The intra- and interassay variability for plasmid dilutions and samples is therefore low for decreasing concentrations down to 102 copies/μL and progressively higher for lower concentrations, as influenced by distribution statistics (Poisson’s law) which involves an increase in CV values for the quantification of very low copy number. However, despite the higher variability, low viral concentrations were always detected in all repetitions using the SYBR Green assay.
Furthermore, the standard deviation (SD) between the individual assays was below (Table 2), a level which is normally considered the minimum requirement for acceptable reproducibility of quantitative molecular assays.
3.2. Detection of Coronavirus in Bat Faecal Samples Using SYBR Green Real-Time PCR
Faecal samples of 45 greater horseshoe bats (Rhinolophus ferrumequinum) were tested in triplicate for the presence of SARS-like coronaviruses; 19 were positive with a prevalence of 42% (Table 1).
Viral quantities in positive samples ranged from orders of magnitude 100 to 102; a low viral concentration which could also be a consequence of the dilution of the faeces sampled during the extraction procedure. Melting curve analysis showed a single peak between 83° and 84°C for each positive bat sample. The difference in the melting temperature between the standard plasmid (83.3°C, see above) and the faecal samples was a probable consequence of nucleotide mutations in the amplified target sequence (results not shown).
The real-time PCR products were checked on agarose gel stained with ethidium bromide in standard TAE buffer and all replicates of the detected positive samples showed a well-defined specific band of approximately 168 bp (Figure 5).
To confirm that positive samples belonged to SARS-like CoVs, the genome of some detected virus was partially sequenced and analysed by BLAST web interface (http://blast.ncbi.nlm.nih.gov/Blast.cgi) (data not shown).
The importance of bats as a reservoir of infectious viral agents potentially transmissible to humans and other animals has become more evident with the passage of time. Among the different viral families hosted by the bats, much attention has been paid to the coronaviruses which demonstrate considerable variability in these hosts. This is also associated with the central role of Chiroptera as a source of coronaviruses closely related to the SARS virus which, no more than ten years ago, caused a serious global epidemic in humans.
In view of this, there have been numerous studies in recent years with the goal of finding new species of coronaviruses in bats in order to monitor the world situation, to study the possible origin of human SARS virus, and to predict possible new coronavirus outbreaks in humans.
Until now, the predominance of surveys on coronavirus infection in bats has used a reverse-transcribed PCR (RT-PCR) technique for the initial faecal sample screening. However, since conventional PCRs usually have a relatively higher limit of detection in comparison to other methods of analysis, it is possible that there has been an underestimation of the real prevalence of infection in bats.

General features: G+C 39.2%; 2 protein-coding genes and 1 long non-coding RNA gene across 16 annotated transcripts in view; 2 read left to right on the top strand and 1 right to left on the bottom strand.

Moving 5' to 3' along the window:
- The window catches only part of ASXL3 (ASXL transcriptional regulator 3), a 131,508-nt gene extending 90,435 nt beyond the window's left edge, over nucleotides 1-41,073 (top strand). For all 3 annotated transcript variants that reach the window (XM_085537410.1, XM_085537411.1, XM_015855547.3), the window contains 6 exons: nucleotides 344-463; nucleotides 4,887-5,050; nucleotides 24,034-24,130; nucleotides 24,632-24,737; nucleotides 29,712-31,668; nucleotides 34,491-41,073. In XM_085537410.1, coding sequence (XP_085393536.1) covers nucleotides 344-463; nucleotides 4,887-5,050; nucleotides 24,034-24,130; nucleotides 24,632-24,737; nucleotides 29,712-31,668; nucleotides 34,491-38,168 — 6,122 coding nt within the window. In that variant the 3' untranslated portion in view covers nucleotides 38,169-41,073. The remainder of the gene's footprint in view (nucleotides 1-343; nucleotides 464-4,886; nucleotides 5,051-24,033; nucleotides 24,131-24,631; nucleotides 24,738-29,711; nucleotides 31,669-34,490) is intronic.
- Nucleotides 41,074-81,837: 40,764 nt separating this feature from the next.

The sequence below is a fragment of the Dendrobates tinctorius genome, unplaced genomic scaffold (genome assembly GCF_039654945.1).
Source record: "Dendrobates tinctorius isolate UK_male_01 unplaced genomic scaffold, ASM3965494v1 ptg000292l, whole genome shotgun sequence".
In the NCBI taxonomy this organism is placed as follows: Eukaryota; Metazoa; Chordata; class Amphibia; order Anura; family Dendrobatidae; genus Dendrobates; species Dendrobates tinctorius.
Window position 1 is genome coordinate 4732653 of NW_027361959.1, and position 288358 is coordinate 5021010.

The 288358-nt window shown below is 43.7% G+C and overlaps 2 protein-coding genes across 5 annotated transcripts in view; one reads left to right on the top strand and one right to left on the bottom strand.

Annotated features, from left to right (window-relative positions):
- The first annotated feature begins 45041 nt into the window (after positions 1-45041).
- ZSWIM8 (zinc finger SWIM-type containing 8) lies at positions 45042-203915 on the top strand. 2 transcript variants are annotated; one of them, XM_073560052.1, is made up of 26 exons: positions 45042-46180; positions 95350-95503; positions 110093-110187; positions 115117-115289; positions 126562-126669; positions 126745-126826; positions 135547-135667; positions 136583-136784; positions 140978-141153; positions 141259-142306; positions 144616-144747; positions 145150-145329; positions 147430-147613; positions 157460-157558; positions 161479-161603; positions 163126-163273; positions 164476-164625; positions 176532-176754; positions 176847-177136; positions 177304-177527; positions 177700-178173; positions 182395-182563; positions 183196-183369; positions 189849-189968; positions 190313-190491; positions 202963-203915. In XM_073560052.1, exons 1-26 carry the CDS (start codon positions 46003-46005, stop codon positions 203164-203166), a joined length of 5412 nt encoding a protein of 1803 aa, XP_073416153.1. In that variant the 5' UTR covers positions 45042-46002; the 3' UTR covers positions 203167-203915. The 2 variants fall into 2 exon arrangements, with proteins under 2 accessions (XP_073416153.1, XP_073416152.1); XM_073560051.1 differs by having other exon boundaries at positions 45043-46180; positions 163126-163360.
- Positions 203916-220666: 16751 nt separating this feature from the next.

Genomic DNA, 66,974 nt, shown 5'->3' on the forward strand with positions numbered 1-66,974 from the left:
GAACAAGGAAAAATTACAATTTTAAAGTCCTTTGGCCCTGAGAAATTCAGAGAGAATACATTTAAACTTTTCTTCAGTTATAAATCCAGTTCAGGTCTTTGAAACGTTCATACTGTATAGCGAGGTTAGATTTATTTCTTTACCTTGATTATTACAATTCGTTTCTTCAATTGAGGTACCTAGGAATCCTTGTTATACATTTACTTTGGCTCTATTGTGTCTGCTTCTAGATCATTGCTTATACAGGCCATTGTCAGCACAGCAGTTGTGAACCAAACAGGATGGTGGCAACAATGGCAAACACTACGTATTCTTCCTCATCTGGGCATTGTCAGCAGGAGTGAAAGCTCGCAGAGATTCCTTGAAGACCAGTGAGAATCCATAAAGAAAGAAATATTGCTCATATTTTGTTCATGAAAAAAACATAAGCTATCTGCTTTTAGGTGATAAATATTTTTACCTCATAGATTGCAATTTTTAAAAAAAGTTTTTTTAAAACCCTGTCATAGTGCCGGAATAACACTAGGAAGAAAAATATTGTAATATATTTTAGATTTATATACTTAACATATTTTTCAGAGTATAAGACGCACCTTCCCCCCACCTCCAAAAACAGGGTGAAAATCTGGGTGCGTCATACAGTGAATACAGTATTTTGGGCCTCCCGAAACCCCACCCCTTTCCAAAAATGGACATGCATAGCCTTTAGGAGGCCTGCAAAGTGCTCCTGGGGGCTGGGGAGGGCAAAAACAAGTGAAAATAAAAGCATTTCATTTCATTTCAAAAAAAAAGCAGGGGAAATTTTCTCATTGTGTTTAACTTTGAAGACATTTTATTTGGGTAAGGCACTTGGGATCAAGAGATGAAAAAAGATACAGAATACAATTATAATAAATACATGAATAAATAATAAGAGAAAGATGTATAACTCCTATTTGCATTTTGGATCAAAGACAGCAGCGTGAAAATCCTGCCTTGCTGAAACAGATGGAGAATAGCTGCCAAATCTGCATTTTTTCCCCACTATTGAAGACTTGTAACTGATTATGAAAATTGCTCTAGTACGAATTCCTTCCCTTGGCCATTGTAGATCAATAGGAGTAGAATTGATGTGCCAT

This possible underestimation of coronavirus prevalence can affect the evaluation of the real epidemiologic impact of bats in viral ecology, by not considering a population of chronically or persistently infected animals with a low viral load, which may be important for the transmission, maintenance, and evolution of the virus in the environment.
In this paper, the description and validation of an SYBR Green real-time PCR method was carried out to detect the presence of SARS-like-coronaviruses, in order to improve the sensitivity of viral detection and to develop, at the same time, a rapid and robust technique to be used for the initial screening of faecal samples.
The SYBR Green real-time PCR developed in this study was highly sensitive, capable of detecting minimum concentrations of virus. Furthermore, it showed optimal efficiency and linearity of the reaction associated with low intra- and interassay variations.
Therefore, this reliable and rapid technique, given its extreme sensitivity and reproducibility, may represent an important and useful alternative method for SARS-like-coronavirus detection in epidemiological investigations. Real-time PCR could be especially useful in programs of bats screening for the detection of viruses from faecal samples having low amounts of viral copies.
The assay developed was applied to the detection of SARS-like coronaviruses in the faeces of bats sampled in different areas of Italy in 2009. Nineteen of the 45 greater horseshoe bats sampled were positive with a 42% prevalence and viral quantities in positive samples ranged from orders of magnitude 100 to 102. Drexler et al. are the only authors that applied a real-time PCR assay to faecal samples of European (Bulgaria) field bats detecting 26% positive animals reaching up to 108 copies per gram of faces . The prevalence of SARS-like coronavirus infection resulted higher in Italian bats than in Bulgarian bats. The Italian bat faeces were initially diluted and not quantified; therefore it is difficult to compare the difference of copies of virus in tested faeces between our and Drexler et al. studies.
The prevalence detected in this survey is much higher than that reported in the only other study done until now regarding the presence of coronavirus in the Italian bat population , which detected (using qualitative RT-PCR) two positives out of 52 bats of the same species. These divergent results may reflect a genuine difference in the prevalence of coronavirus infection among bat populations in Italian areas, but it could also be due to the different detection methods used.